Another factor leading to fewer young people buying homes is that women are waiting until later in life to have their first child. The average age of a mother at her first childbirth was 25.4 years in 2010, up from 22.7 in 1980, federal statistics show.
Stockton Williams, executive director of the Terwilliger Center for Housing at the Urban Land Institute, a nonprofit research group, said that many millennials still don’t have the financial resources to buy a home in the aftermath of the recession.
“There may be a strong interest, but there might also be a recognition that, at least for some, the opportunity to own a home might have to wait,” he said.
Some millennials said that they prefer to live in a house, but still enjoy living close to the city center.
When Karla Kingsley, a 32-year-old transportation consultant, and her fiancĂ© bought a single-family home last month in Portland, Ore., for $375,000, she said the couple’s top priorities were finding a home close to restaurants, shops and their workplaces downtown.
“That was most important to us, to be able to walk to things from our house and to bike to work,” she said.
Kent Piacenti, a 33-year-old commercial litigation lawyer and his partner, took a similar approach when they bought a three-bedroom home less than four miles from downtown Dallas this month. The couple, who previously rented an apartment downtown, wanted more space for their two dogs and a pool.
“My absolute preference is to be as close to the city center as possible to be near work and near friends,” Mr. Piacenti said. “Our entire work and social network is in the city center.”
Kris Hudson at

Big price gains, short supply set tone for Dallas’ housing market

The Dallas area had one of the biggest home price increases on record in 2014.

Average prices rose 12 percent from 2013 levels in the 46 areas The Dallas Morning News analyzed for a year-end comparison.
The biggest price gains were in several southern Dallas County residential districts — including Wilmer-Hutchins, Southeast Dallas, Lancaster and Oak Cliff — where single-family home sales prices rose by more than 20 percent, according to data from the Real Estate Center at Texas A&M University.
Prices jumped at double-digit percentage rates in more than half of the areas.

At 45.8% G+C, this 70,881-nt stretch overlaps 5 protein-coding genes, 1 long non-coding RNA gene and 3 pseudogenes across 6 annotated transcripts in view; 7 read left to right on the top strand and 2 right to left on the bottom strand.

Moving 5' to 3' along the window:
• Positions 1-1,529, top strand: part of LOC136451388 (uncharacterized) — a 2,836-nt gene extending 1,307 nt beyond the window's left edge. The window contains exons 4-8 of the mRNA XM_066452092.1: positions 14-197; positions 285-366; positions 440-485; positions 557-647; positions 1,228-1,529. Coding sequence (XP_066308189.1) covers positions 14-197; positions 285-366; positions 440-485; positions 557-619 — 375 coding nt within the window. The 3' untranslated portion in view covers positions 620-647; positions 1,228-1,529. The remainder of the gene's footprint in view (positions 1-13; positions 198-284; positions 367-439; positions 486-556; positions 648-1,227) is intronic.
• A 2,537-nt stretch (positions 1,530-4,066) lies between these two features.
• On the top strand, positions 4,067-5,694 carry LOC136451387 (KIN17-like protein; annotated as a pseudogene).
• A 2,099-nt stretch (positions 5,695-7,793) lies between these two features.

Housing analysts and longtime sales agents don’t expect last year’s high home price appreciation rates to continue indefinitely.
“I can’t imagine we will see the kind of appreciation we have seen over the last couple of years,” said Rich Thomas, executive director of the MetroTex Association of Realtors. “I think things will level out a little bit.
“But overall I think we will see much of the same in 2015 as we saw in 2014,” Thomas said. “It’s still going to be a tight market.”
A shortage of houses for sale in the Dallas area has combined with robust economic growth to create the current housing crunch.
There’s only about a two-month supply of preowned homes listed for sale with Realtors in the area. A normal market is about six months of inventory.
“Inventory is still at an all-time low,” said Mary Frances Burleson, CEO of Dallas’ Ebby Halliday Realtors. “I just wish we had more homes.
“People are not rushing to put their house on the market and sell it,” she said. “Every time I go to a sales meeting we talk about inventory and what to do.”
Because so few houses were available, Dallas-area home sales were basically flat in 2014 compared with the year before. The largest sales increases were in Lancaster, Ellis County, Wylie and Euless.
Home sales fell in about half of the residential areas, with the largest declines in affluent neighborhoods with scare supply, including North Dallas, the Park Cities and Southlake.
“I think 2015 will be another good year for smart agents who can get the listings,” said Virginia Cook, CEO of Dallas’ Virginia Cook Realtors. “I think buyers realize that one day mortgage rates will go up, and it could be a substantial increase.”
Current low home finance rates have motivated some potential buyers, said David Brown who oversees the Dallas office of Metrostudy Inc.
“With rates down, it’s causing people to get into a rush,” Brown said. “Buyer traffic is up substantially, and earlier than normal.”
Analysts and some sales agents are predicting that home price gains will slow in the Dallas area this year.
“I think prices have leveled off, and the hip pocket listings aren’t selling like they were,” said Dallas agent Allie Beth Allman. “The sellers are worried about the oil market.
“Residential real estate is driven by emotion and fear.”
By Steve Brown/Dallas Morning News

3 Quorum Drive Buildings Close in North Dallas

HFF has closed the sale of and arranged acquisition financing for a three-building office portfolio totaling 465,703 square feet in North Dallas.
Ala.-based Harbert Management Corp. New York City-based DRA Advisors LLC purchased the asset.
The portfolio consists of 5000 Quorum Drive in Dallas, and Quorum Place and Quorum North in Addison. Situated on 4.5 acres between the Dallas North Tollway and Inwood Road, the 165,434-square-foot 5000 Quorum has seven stories and is 77.2 percent leased. At nine stories and 181,737 square feet, Quorum Place is the largest of the three in the portfolio. The 78.2-percent-leased building is situated on 5.4 acres at 14901 Quorum Drive, north of the 5000 Quorum Drive property. Quorum North, located at 13201 Spectrum Drive, is situated on 2.8 acres northeast of the other two properties in the portfolio. At 118,532 square feet, the five-story, 75.7-percent-leased office building is the smallest in the portfolio.   By Anna Caplan